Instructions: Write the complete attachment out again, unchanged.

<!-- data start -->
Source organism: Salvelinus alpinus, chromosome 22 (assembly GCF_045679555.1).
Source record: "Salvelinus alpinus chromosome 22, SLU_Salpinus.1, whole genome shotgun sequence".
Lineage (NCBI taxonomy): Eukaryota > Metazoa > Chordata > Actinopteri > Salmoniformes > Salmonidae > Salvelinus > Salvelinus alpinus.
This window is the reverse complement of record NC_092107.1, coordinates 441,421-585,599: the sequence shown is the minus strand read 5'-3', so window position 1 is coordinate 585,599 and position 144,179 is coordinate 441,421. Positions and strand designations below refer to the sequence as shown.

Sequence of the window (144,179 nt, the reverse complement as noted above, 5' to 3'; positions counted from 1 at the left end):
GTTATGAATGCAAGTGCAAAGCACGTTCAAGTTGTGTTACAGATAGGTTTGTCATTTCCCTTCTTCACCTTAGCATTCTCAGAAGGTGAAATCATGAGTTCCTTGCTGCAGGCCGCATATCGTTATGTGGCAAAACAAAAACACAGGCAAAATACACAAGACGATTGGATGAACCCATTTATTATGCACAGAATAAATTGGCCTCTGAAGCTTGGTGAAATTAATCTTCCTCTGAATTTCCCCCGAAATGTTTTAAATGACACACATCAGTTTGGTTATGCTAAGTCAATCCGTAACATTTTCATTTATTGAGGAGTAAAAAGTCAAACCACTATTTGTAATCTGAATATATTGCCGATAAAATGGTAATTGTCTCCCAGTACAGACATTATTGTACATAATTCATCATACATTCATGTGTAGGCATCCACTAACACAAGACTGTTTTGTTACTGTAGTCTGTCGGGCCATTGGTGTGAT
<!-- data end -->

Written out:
Source organism: Salvelinus alpinus, chromosome 22 (assembly GCF_045679555.1).
Source record: "Salvelinus alpinus chromosome 22, SLU_Salpinus.1, whole genome shotgun sequence".
Lineage (NCBI taxonomy): Eukaryota > Metazoa > Chordata > Actinopteri > Salmoniformes > Salmonidae > Salvelinus > Salvelinus alpinus.
This window is the reverse complement of record NC_092107.1, coordinates 441,421-585,599: the sequence shown is the minus strand read 5'-3', so window position 1 is coordinate 585,599 and position 144,179 is coordinate 441,421. Positions and strand designations below refer to the sequence as shown.

Sequence of the window (144,179 nt, the reverse complement as noted above, 5' to 3'; positions counted from 1 at the left end):
GTTATGAATGCAAGTGCAAAGCACGTTCAAGTTGTGTTACAGATAGGTTTGTCATTTCCCTTCTTCACCTTAGCATTCTCAGAAGGTGAAATCATGAGTTCCTTGCTGCAGGCCGCATATCGTTATGTGGCAAAACAAAAACACAGGCAAAATACACAAGACGATTGGATGAACCCATTTATTATGCACAGAATAAATTGGCCTCTGAAGCTTGGTGAAATTAATCTTCCTCTGAATTTCCCCCGAAATGTTTTAAATGACACACATCAGTTTGGTTATGCTAAGTCAATCCGTAACATTTTCATTTATTGAGGAGTAAAAAGTCAAACCACTATTTGTAATCTGAATATATTGCCGATAAAATGGTAATTGTCTCCCAGTACAGACATTATTGTACATAATTCATCATACATTCATGTGTAGGCATCCACTAACACAAGACTGTTTTGTTACTGTAGTCTGTCGGGCCATTGGTGTGAT